When several children in the town of Schongau (Bavaria) are found murdered, the symbols on their bodies point to witchcraft. The townspeople are out for blood, but the town leaders remember the horror of past witch hunts, and how many more innocent than guilty were killed.
What they need is a scapegoat, one person on whom they can blame the murders, torture, send to trial, and execute before things get out of hand. The fact that the murdered children have been spending quite a bit of time with the town midwife does not go unnoticed, and soon she is arrested and jailed. The town council believes that executing her will solve their problem.
But hangman Jakob Kuisl is not so certain. It is his job to interrogate prisoners and force them to confess, and he has a nagging feeling that the midwife is not the one responsible for the murders. He and Simon, the physician’s son, must quickly work together to solve the mystery. And it turns out that the life of more than one woman is at stake.
A perfect story
Oh novel, how do I love thee? Let me count the ways!
Murder mystery, check. Creepy bad guys who may or may not be human, check. Kick-ass main character, check. Plucky/brave female character, check. A touch of romance, check. The only thing this book is missing is a complimentary hangman’s axe with purchase.
And that prologue? Terrifying.
I wrote a couple weeks ago, when I was halfway through The Hangman’s Daughter, about how much I like Jakob; and after finishing the story I like him just as much, if not more.
The one complaint I have is that some of the language felt awfully modern for the 17th century; at one point Simon responds to some comment his father makes with, “Whatever,” and several characters get the attention of a group by saying something like, “Hey guys!” I’m not an etymologist, and have no idea if these words/uses were around during this time period.
The Hangman’s Daughter is a translation (German to English) so perhaps its the fault of the language change. All the same, it was jarring.
That small pet peeve aside, I loved Pötzsch’s novel. It’s gruesome and nightmare-inducing, but very smartly written (and translated) and had me biting my nails through every turn of the page. If you haven’t read it, you should — turn on every single light in your house and prepare to be more than a little scared, and totally hooked.
Win a copy of The Hangman’s Daughter
I loved this book so much that I’ve decided to give away a copy (paperback, mint condition) to one lucky reader!
Winning’s easy. You must:
- Be a follower of this blog
- Live in the United States (I cannot ship internationally, I’m sorry)
- Fill out the form below (one entry per person, please)
A roll of the die will determine the winner.
[This contest is now closed. Come back for more reviews and giveaways!]
This giveaway ends March 26. You only have two weeks, so get to entering!
8 thoughts on “Review: The Hangman’s Daughter [Giveaway!]”
Oh man . . . this looks good! But yeah, the language. I read a book that took place in ancient Greece and someone said something like ‘Have a nice day’ – um, I don’t think they were saying things like THAT in Aristotle’s time lol. Anywhoo, if it’s not overdone then it’s easily overlooked.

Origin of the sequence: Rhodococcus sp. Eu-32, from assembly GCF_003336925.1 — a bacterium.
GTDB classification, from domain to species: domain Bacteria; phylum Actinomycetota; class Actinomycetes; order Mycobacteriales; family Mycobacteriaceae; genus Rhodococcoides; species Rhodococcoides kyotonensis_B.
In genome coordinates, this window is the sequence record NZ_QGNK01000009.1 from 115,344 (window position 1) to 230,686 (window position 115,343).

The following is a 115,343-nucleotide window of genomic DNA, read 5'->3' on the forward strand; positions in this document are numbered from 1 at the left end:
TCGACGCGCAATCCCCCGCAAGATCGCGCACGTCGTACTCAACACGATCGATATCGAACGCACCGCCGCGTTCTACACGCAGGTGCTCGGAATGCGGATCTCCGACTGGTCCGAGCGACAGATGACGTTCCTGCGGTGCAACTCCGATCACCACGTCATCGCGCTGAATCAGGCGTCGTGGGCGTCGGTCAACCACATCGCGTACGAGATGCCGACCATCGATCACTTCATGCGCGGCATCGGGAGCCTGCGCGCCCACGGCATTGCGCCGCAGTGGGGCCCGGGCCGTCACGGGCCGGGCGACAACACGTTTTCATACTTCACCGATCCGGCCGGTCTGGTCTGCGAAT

It’s fabulous! Did you enter to win your own copy? 🙂
While having a whole book full of anachronistic speech is distracting, having just one or two occurrences is potentially just as distracting; those few moments stand out more in contrast, you know?
The book is a translation, though, so maybe the author used words that don’t translate well.
I enjoyed this book, too. But for the lapses in language, it felt like a very realistic portrayal of the time. I had one pet peeve about it, too, though. I got so tired of reading the phrase “the Stecklin woman” like we didn’t quite know who she was or she didn’t have a first name or the author couldn’t be bothered to mix it up a little and simply call her “the witch” sometimes. Maybe it’s ridiculous of me, but by two thirds through I’d begun to roll my eyes a little every time it was used. 😉
Sometimes it felt a little tooauthentic; couldn’t read it at night. 🙁
Now that you mention it, there was a lot of “the Stecklin woman” going on. I’d have to go back and check, but it seems like the people saying that the most were the town leader, and Jakob himself; maybe that’s the way they spoke about women in general?
I’m sure if I ever work up the courage to re-read the book, “the Stecklin woman” is all I’ll see. 🙂
Oooo! A creepy book? Sign me up!
Way creepy. Especially the prologue. I wasn’t expecting it to be so violent, and I had horrific dreams that night (I picked up the book late in the evening).
Fortunately it’s not that gruesome all the way through, just here and there. Mostly it’s well-written, full of tension, and generally badass.
Oooo! Oooooo! This looks so good and I am off to Germany in a few weeks. I hope I can find it somewhere before I go – sounds like great travel reading.
Also I’m glad I scrolled through my toolbar and saw your ‘I am not here!’ post or whatever it was. Yes, still subscribed at the old spot. Thanks for reaching out through my laptop and telling me where to go.
Perfect timing, then! It’s been available for awhile, you should be able to find it just about anywhere — maybe even at the airport on your way there. 🙂
Glad you made it over! I love talking through the comments, and it’s hard to do without fabulous readers. 😉
Have a safe flight, and enjoy Germany! Are you going for vacation?